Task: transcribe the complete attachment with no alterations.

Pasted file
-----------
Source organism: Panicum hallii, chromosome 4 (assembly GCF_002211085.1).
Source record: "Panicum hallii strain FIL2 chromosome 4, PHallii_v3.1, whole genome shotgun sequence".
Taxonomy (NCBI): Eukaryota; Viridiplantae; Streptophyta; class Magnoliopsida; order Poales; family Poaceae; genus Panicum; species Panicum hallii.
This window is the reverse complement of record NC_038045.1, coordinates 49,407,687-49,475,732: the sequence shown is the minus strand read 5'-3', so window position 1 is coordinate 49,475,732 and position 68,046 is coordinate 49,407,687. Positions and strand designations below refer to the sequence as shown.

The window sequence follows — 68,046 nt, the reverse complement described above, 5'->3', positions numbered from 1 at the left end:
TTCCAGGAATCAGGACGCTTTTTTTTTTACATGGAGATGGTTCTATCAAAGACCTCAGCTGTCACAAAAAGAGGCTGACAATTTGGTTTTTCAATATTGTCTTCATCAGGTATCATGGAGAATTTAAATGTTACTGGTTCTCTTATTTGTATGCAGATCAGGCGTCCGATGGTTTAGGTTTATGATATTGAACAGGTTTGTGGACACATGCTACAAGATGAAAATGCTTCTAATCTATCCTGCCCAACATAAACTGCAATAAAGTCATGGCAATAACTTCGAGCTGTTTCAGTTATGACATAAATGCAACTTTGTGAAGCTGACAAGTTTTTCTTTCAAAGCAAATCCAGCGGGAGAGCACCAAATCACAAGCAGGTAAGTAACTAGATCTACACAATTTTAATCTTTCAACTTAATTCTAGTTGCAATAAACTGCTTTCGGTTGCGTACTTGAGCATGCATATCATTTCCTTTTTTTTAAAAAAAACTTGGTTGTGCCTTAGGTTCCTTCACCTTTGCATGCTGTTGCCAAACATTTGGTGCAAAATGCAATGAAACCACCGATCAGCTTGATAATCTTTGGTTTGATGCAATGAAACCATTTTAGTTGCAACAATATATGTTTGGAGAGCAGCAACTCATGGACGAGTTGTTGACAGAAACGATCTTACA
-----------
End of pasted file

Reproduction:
Source organism: Panicum hallii, chromosome 4 (assembly GCF_002211085.1).
Source record: "Panicum hallii strain FIL2 chromosome 4, PHallii_v3.1, whole genome shotgun sequence".
Taxonomy (NCBI): Eukaryota; Viridiplantae; Streptophyta; class Magnoliopsida; order Poales; family Poaceae; genus Panicum; species Panicum hallii.
This window is the reverse complement of record NC_038045.1, coordinates 49,407,687-49,475,732: the sequence shown is the minus strand read 5'-3', so window position 1 is coordinate 49,475,732 and position 68,046 is coordinate 49,407,687. Positions and strand designations below refer to the sequence as shown.

The window sequence follows — 68,046 nt, the reverse complement described above, 5'->3', positions numbered from 1 at the left end:
TTCCAGGAATCAGGACGCTTTTTTTTTTACATGGAGATGGTTCTATCAAAGACCTCAGCTGTCACAAAAAGAGGCTGACAATTTGGTTTTTCAATATTGTCTTCATCAGGTATCATGGAGAATTTAAATGTTACTGGTTCTCTTATTTGTATGCAGATCAGGCGTCCGATGGTTTAGGTTTATGATATTGAACAGGTTTGTGGACACATGCTACAAGATGAAAATGCTTCTAATCTATCCTGCCCAACATAAACTGCAATAAAGTCATGGCAATAACTTCGAGCTGTTTCAGTTATGACATAAATGCAACTTTGTGAAGCTGACAAGTTTTTCTTTCAAAGCAAATCCAGCGGGAGAGCACCAAATCACAAGCAGGTAAGTAACTAGATCTACACAATTTTAATCTTTCAACTTAATTCTAGTTGCAATAAACTGCTTTCGGTTGCGTACTTGAGCATGCATATCATTTCCTTTTTTTTAAAAAAAACTTGGTTGTGCCTTAGGTTCCTTCACCTTTGCATGCTGTTGCCAAACATTTGGTGCAAAATGCAATGAAACCACCGATCAGCTTGATAATCTTTGGTTTGATGCAATGAAACCATTTTAGTTGCAACAATATATGTTTGGAGAGCAGCAACTCATGGACGAGTTGTTGACAGAAACGATCTTACA